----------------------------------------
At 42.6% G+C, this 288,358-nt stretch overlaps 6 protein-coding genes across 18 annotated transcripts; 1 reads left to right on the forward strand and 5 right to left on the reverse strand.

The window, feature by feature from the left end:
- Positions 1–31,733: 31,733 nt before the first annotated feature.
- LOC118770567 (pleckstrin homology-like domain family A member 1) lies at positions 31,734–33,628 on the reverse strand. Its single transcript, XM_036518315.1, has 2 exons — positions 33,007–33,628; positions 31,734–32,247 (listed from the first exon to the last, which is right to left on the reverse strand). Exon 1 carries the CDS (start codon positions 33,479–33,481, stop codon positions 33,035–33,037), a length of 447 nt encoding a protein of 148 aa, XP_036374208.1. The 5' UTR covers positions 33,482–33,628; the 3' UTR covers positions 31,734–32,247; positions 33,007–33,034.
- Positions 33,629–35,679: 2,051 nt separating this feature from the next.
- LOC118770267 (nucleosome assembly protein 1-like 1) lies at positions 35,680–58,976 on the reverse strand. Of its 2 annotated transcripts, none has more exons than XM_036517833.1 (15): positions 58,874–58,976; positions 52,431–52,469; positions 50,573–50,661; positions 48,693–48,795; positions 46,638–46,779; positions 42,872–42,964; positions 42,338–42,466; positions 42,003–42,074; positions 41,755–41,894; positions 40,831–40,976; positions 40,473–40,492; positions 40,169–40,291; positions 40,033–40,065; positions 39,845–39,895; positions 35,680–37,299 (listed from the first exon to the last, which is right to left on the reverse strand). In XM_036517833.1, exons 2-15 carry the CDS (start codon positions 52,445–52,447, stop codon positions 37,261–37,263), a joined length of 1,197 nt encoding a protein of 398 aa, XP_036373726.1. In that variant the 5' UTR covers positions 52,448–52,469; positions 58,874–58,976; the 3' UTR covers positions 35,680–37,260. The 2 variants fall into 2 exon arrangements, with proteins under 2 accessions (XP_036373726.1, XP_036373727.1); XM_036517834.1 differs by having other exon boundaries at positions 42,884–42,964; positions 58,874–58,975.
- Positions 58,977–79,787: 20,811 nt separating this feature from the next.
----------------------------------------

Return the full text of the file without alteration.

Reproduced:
At 42.6% G+C, this 288,358-nt stretch overlaps 6 protein-coding genes across 18 annotated transcripts; 1 reads left to right on the forward strand and 5 right to left on the reverse strand.

The window, feature by feature from the left end:
- Positions 1–31,733: 31,733 nt before the first annotated feature.
- LOC118770567 (pleckstrin homology-like domain family A member 1) lies at positions 31,734–33,628 on the reverse strand. Its single transcript, XM_036518315.1, has 2 exons — positions 33,007–33,628; positions 31,734–32,247 (listed from the first exon to the last, which is right to left on the reverse strand). Exon 1 carries the CDS (start codon positions 33,479–33,481, stop codon positions 33,035–33,037), a length of 447 nt encoding a protein of 148 aa, XP_036374208.1. The 5' UTR covers positions 33,482–33,628; the 3' UTR covers positions 31,734–32,247; positions 33,007–33,034.
- Positions 33,629–35,679: 2,051 nt separating this feature from the next.
- LOC118770267 (nucleosome assembly protein 1-like 1) lies at positions 35,680–58,976 on the reverse strand. Of its 2 annotated transcripts, none has more exons than XM_036517833.1 (15): positions 58,874–58,976; positions 52,431–52,469; positions 50,573–50,661; positions 48,693–48,795; positions 46,638–46,779; positions 42,872–42,964; positions 42,338–42,466; positions 42,003–42,074; positions 41,755–41,894; positions 40,831–40,976; positions 40,473–40,492; positions 40,169–40,291; positions 40,033–40,065; positions 39,845–39,895; positions 35,680–37,299 (listed from the first exon to the last, which is right to left on the reverse strand). In XM_036517833.1, exons 2-15 carry the CDS (start codon positions 52,445–52,447, stop codon positions 37,261–37,263), a joined length of 1,197 nt encoding a protein of 398 aa, XP_036373726.1. In that variant the 5' UTR covers positions 52,448–52,469; positions 58,874–58,976; the 3' UTR covers positions 35,680–37,260. The 2 variants fall into 2 exon arrangements, with proteins under 2 accessions (XP_036373726.1, XP_036373727.1); XM_036517834.1 differs by having other exon boundaries at positions 42,884–42,964; positions 58,874–58,975.
- Positions 58,977–79,787: 20,811 nt separating this feature from the next.